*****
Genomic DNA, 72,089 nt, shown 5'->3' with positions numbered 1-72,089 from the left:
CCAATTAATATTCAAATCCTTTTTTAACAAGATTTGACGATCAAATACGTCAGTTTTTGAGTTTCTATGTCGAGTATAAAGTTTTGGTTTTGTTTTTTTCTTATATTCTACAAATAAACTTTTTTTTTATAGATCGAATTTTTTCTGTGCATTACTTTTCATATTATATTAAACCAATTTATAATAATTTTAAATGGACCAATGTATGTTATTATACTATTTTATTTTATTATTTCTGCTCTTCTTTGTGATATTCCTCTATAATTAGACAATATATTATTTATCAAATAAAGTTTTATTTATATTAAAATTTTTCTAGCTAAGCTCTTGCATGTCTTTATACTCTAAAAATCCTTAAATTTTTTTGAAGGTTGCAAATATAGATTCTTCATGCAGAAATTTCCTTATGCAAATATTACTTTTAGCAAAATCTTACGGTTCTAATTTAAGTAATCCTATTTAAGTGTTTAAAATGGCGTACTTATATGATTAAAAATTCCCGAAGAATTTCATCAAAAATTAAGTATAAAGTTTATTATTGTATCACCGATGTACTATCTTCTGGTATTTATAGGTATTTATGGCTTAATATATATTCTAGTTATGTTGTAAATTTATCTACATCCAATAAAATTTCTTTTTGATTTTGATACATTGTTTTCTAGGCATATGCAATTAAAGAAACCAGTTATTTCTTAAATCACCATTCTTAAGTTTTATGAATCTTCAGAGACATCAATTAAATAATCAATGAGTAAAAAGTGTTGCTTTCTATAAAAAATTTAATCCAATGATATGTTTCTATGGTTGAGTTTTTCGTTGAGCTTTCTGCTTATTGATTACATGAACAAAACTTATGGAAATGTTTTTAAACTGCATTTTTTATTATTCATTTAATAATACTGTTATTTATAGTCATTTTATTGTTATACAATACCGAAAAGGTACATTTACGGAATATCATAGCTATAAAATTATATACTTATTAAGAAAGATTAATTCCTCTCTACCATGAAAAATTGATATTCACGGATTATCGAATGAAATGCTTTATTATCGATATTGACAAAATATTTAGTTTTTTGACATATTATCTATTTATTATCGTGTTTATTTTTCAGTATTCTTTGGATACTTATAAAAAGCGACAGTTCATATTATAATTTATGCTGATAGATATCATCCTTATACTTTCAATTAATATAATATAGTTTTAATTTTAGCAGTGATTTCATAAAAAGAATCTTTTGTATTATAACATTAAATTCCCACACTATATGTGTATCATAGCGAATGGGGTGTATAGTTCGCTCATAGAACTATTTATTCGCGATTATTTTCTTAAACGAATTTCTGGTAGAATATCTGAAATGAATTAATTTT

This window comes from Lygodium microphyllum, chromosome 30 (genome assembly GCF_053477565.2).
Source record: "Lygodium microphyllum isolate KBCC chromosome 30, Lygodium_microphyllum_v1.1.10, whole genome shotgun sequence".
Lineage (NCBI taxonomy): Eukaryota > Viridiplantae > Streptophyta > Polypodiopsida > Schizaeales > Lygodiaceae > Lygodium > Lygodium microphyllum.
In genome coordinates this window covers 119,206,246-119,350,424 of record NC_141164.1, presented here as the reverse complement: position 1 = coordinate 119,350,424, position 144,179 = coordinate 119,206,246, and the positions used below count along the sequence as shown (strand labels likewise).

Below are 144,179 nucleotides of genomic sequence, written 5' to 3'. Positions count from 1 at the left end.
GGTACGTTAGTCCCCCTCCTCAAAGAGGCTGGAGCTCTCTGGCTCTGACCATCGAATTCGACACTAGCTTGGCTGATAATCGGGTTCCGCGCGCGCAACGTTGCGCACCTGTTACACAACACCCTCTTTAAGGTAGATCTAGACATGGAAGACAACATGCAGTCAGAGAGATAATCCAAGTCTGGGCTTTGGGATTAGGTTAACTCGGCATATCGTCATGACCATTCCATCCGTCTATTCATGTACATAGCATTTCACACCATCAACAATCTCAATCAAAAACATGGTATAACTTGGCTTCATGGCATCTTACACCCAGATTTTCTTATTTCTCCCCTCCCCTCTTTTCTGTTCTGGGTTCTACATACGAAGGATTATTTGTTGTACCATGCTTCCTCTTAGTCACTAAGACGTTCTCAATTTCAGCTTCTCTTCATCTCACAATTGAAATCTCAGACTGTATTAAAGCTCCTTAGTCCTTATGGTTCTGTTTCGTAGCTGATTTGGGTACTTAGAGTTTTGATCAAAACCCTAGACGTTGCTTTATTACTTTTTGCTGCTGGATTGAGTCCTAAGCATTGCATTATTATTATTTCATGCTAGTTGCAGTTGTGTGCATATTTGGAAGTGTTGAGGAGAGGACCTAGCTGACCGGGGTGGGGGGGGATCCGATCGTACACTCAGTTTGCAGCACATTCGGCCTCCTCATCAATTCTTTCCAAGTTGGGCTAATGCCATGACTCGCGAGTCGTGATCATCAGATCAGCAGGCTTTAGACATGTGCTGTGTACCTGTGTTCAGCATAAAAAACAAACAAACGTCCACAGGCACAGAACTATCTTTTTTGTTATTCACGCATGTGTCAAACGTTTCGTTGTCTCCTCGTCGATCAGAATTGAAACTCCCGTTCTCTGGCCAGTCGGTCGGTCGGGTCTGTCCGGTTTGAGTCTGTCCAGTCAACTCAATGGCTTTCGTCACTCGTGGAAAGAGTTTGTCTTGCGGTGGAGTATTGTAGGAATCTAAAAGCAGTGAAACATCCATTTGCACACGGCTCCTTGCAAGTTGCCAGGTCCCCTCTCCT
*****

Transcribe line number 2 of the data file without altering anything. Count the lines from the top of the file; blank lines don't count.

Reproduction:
CCAATTAATATTCAAATCCTTTTTTAACAAGATTTGACGATCAAATACGTCAGTTTTTGAGTTTCTATGTCGAGTATAAAGTTTTGGTTTTGTTTTTTTCTTATATTCTACAAATAAACTTTTTTTTTATAGATCGAATTTTTTCTGTGCATTACTTTTCATATTATATTAAACCAATTTATAATAATTTTAAATGGACCAATGTATGTTATTATACTATTTTATTTTATTATTTCTGCTCTTCTTTGTGATATTCCTCTATAATTAGACAATATATTATTTATCAAATAAAGTTTTATTTATATTAAAATTTTTCTAGCTAAGCTCTTGCATGTCTTTATACTCTAAAAATCCTTAAATTTTTTTGAAGGTTGCAAATATAGATTCTTCATGCAGAAATTTCCTTATGCAAATATTACTTTTAGCAAAATCTTACGGTTCTAATTTAAGTAATCCTATTTAAGTGTTTAAAATGGCGTACTTATATGATTAAAAATTCCCGAAGAATTTCATCAAAAATTAAGTATAAAGTTTATTATTGTATCACCGATGTACTATCTTCTGGTATTTATAGGTATTTATGGCTTAATATATATTCTAGTTATGTTGTAAATTTATCTACATCCAATAAAATTTCTTTTTGATTTTGATACATTGTTTTCTAGGCATATGCAATTAAAGAAACCAGTTATTTCTTAAATCACCATTCTTAAGTTTTATGAATCTTCAGAGACATCAATTAAATAATCAATGAGTAAAAAGTGTTGCTTTCTATAAAAAATTTAATCCAATGATATGTTTCTATGGTTGAGTTTTTCGTTGAGCTTTCTGCTTATTGATTACATGAACAAAACTTATGGAAATGTTTTTAAACTGCATTTTTTATTATTCATTTAATAATACTGTTATTTATAGTCATTTTATTGTTATACAATACCGAAAAGGTACATTTACGGAATATCATAGCTATAAAATTATATACTTATTAAGAAAGATTAATTCCTCTCTACCATGAAAAATTGATATTCACGGATTATCGAATGAAATGCTTTATTATCGATATTGACAAAATATTTAGTTTTTTGACATATTATCTATTTATTATCGTGTTTATTTTTCAGTATTCTTTGGATACTTATAAAAAGCGACAGTTCATATTATAATTTATGCTGATAGATATCATCCTTATACTTTCAATTAATATAATATAGTTTTAATTTTAGCAGTGATTTCATAAAAAGAATCTTTTGTATTATAACATTAAATTCCCACACTATATGTGTATCATAGCGAATGGGGTGTATAGTTCGCTCATAGAACTATTTATTCGCGATTATTTTCTTAAACGAATTTCTGGTAGAATATCTGAAATGAATTAATTTT